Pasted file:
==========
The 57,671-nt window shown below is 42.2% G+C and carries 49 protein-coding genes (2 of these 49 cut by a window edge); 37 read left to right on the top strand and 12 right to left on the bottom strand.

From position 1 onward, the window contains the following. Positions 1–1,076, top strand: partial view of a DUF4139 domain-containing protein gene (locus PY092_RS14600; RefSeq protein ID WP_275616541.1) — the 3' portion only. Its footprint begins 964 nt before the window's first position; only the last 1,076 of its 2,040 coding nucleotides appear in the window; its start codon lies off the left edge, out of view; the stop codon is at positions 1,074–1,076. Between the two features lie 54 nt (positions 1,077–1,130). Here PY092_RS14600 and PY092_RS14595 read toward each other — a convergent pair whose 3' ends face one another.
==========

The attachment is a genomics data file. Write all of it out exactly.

The 57,671-nt window shown below is 42.2% G+C and carries 49 protein-coding genes (2 of these 49 cut by a window edge); 37 read left to right on the top strand and 12 right to left on the bottom strand.

From position 1 onward, the window contains the following. Positions 1–1,076, top strand: partial view of a DUF4139 domain-containing protein gene (locus PY092_RS14600; RefSeq protein ID WP_275616541.1) — the 3' portion only. Its footprint begins 964 nt before the window's first position; only the last 1,076 of its 2,040 coding nucleotides appear in the window; its start codon lies off the left edge, out of view; the stop codon is at positions 1,074–1,076. Between the two features lie 54 nt (positions 1,077–1,130). Here PY092_RS14600 and PY092_RS14595 read toward each other — a convergent pair whose 3' ends face one another.